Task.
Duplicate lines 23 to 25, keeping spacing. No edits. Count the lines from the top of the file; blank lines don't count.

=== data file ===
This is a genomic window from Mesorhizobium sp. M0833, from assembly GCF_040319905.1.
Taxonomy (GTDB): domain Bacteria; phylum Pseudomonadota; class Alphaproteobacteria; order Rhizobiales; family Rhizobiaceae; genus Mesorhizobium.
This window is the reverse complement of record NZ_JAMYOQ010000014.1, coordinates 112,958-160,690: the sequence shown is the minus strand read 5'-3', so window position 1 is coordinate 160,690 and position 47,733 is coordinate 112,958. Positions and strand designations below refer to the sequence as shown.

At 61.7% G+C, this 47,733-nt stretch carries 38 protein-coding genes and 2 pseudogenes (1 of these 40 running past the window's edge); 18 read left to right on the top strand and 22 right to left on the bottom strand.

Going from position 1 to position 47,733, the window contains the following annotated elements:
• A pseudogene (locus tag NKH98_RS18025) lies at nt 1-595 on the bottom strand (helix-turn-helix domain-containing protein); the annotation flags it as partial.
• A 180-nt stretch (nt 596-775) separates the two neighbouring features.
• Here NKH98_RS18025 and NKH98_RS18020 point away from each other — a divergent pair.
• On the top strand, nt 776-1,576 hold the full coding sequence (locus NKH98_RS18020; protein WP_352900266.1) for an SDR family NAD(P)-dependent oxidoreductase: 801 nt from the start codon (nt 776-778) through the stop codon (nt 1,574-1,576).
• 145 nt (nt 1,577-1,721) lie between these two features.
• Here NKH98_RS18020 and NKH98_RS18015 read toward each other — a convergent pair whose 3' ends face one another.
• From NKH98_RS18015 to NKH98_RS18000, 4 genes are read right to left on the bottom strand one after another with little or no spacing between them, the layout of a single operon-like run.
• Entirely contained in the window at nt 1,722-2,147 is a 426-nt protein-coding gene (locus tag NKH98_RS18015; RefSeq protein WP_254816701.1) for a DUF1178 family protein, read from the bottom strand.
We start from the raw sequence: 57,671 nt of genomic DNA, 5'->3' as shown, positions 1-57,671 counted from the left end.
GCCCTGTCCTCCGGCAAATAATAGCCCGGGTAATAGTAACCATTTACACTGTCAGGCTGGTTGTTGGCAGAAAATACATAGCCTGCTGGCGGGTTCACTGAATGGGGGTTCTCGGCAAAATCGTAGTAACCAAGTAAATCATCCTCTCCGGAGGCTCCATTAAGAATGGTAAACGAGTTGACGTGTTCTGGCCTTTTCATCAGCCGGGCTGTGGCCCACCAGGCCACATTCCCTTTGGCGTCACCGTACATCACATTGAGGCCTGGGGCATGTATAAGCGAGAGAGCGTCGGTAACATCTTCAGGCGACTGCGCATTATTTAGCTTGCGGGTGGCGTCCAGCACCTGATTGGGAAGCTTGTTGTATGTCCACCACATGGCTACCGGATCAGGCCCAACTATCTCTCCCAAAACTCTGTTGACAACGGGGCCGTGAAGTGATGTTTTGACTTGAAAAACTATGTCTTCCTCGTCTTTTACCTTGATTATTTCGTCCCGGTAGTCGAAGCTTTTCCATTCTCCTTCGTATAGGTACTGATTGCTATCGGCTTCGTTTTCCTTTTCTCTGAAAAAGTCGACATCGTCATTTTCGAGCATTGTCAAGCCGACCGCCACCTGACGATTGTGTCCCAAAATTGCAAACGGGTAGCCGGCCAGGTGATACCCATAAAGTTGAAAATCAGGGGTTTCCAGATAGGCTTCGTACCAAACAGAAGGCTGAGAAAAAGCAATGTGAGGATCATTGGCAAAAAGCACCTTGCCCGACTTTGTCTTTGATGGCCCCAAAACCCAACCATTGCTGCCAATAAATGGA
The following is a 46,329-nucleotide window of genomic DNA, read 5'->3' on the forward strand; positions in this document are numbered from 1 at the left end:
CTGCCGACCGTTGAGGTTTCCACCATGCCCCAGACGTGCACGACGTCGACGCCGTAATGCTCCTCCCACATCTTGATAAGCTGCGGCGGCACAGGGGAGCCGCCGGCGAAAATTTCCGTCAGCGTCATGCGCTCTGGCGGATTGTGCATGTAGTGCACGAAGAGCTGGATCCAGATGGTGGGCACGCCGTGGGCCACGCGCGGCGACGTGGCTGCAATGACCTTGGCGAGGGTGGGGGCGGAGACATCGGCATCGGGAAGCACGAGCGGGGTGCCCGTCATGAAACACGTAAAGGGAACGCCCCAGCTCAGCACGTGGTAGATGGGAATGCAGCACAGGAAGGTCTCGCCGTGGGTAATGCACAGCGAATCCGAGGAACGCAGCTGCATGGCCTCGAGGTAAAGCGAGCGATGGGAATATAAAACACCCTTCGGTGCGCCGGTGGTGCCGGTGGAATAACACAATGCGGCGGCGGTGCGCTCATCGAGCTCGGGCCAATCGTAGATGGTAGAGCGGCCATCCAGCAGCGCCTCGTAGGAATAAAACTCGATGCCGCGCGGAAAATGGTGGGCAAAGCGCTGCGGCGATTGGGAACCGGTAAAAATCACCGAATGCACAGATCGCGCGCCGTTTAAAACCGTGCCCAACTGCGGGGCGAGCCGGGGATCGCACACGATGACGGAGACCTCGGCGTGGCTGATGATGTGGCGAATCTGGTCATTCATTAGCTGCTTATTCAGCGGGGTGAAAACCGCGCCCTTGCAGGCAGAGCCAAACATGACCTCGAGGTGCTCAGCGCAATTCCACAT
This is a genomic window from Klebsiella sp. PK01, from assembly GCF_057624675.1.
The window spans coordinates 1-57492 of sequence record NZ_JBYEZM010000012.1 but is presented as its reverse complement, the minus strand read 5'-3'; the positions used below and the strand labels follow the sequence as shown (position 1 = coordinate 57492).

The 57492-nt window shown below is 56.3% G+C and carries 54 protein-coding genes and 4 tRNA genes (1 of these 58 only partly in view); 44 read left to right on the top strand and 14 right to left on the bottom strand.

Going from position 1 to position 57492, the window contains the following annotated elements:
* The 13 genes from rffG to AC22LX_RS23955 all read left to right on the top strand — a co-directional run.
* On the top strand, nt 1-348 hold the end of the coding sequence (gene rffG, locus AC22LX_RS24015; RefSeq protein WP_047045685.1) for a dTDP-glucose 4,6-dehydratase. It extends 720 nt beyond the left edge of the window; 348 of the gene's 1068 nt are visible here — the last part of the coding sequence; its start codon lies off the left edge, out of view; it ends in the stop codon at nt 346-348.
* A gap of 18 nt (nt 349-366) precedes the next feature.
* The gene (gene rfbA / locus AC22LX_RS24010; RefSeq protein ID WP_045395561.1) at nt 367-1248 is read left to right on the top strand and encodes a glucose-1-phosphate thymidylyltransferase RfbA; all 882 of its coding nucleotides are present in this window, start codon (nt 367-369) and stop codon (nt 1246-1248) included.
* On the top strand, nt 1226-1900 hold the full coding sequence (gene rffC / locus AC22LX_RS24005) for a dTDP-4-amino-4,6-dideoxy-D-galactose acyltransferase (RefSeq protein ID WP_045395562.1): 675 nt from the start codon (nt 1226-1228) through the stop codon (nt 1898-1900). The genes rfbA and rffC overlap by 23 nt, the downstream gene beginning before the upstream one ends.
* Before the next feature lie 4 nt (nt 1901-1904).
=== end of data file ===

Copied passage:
* On the top strand, nt 1-348 hold the end of the coding sequence (gene rffG, locus AC22LX_RS24015; RefSeq protein WP_047045685.1) for a dTDP-glucose 4,6-dehydratase. It extends 720 nt beyond the left edge of the window; 348 of the gene's 1068 nt are visible here — the last part of the coding sequence; its start codon lies off the left edge, out of view; it ends in the stop codon at nt 346-348.
* A gap of 18 nt (nt 349-366) precedes the next feature.
* The gene (gene rfbA / locus AC22LX_RS24010; RefSeq protein ID WP_045395561.1) at nt 367-1248 is read left to right on the top strand and encodes a glucose-1-phosphate thymidylyltransferase RfbA; all 882 of its coding nucleotides are present in this window, start codon (nt 367-369) and stop codon (nt 1246-1248) included.